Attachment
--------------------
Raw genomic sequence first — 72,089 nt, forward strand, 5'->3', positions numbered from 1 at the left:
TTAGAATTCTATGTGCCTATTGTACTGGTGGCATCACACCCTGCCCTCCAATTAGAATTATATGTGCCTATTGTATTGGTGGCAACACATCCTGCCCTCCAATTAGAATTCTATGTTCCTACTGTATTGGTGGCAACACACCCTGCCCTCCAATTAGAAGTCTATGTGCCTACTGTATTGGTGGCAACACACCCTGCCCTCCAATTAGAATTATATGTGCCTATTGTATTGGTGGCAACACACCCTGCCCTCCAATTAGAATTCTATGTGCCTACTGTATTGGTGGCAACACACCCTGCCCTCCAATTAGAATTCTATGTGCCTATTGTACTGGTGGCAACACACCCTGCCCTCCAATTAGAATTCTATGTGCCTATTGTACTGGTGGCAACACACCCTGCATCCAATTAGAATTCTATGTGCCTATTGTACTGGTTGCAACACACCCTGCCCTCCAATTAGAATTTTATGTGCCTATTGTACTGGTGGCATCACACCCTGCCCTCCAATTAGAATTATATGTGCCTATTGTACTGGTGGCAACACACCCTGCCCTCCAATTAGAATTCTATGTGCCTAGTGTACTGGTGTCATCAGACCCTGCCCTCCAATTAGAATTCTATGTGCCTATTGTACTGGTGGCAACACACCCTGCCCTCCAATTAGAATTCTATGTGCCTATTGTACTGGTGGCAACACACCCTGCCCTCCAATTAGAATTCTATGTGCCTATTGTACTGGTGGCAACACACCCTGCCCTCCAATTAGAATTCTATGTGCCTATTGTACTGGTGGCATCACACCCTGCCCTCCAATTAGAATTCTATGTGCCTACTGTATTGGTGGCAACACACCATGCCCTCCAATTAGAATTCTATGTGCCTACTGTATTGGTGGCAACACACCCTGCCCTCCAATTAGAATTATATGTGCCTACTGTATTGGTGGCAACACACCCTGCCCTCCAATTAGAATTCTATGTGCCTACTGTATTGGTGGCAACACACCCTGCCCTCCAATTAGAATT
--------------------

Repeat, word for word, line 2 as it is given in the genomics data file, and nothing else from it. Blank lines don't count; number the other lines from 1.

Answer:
TTAGAATTCTATGTGCCTATTGTACTGGTGGCATCACACCCTGCCCTCCAATTAGAATTATATGTGCCTATTGTATTGGTGGCAACACATCCTGCCCTCCAATTAGAATTCTATGTTCCTACTGTATTGGTGGCAACACACCCTGCCCTCCAATTAGAAGTCTATGTGCCTACTGTATTGGTGGCAACACACCCTGCCCTCCAATTAGAATTATATGTGCCTATTGTATTGGTGGCAACACACCCTGCCCTCCAATTAGAATTCTATGTGCCTACTGTATTGGTGGCAACACACCCTGCCCTCCAATTAGAATTCTATGTGCCTATTGTACTGGTGGCAACACACCCTGCCCTCCAATTAGAATTCTATGTGCCTATTGTACTGGTGGCAACACACCCTGCATCCAATTAGAATTCTATGTGCCTATTGTACTGGTTGCAACACACCCTGCCCTCCAATTAGAATTTTATGTGCCTATTGTACTGGTGGCATCACACCCTGCCCTCCAATTAGAATTATATGTGCCTATTGTACTGGTGGCAACACACCCTGCCCTCCAATTAGAATTCTATGTGCCTAGTGTACTGGTGTCATCAGACCCTGCCCTCCAATTAGAATTCTATGTGCCTATTGTACTGGTGGCAACACACCCTGCCCTCCAATTAGAATTCTATGTGCCTATTGTACTGGTGGCAACACACCCTGCCCTCCAATTAGAATTCTATGTGCCTATTGTACTGGTGGCAACACACCCTGCCCTCCAATTAGAATTCTATGTGCCTATTGTACTGGTGGCATCACACCCTGCCCTCCAATTAGAATTCTATGTGCCTACTGTATTGGTGGCAACACACCATGCCCTCCAATTAGAATTCTATGTGCCTACTGTATTGGTGGCAACACACCCTGCCCTCCAATTAGAATTATATGTGCCTACTGTATTGGTGGCAACACACCCTGCCCTCCAATTAGAATTCTATGTGCCTACTGTATTGGTGGCAACACACCCTGCCCTCCAATTAGAATT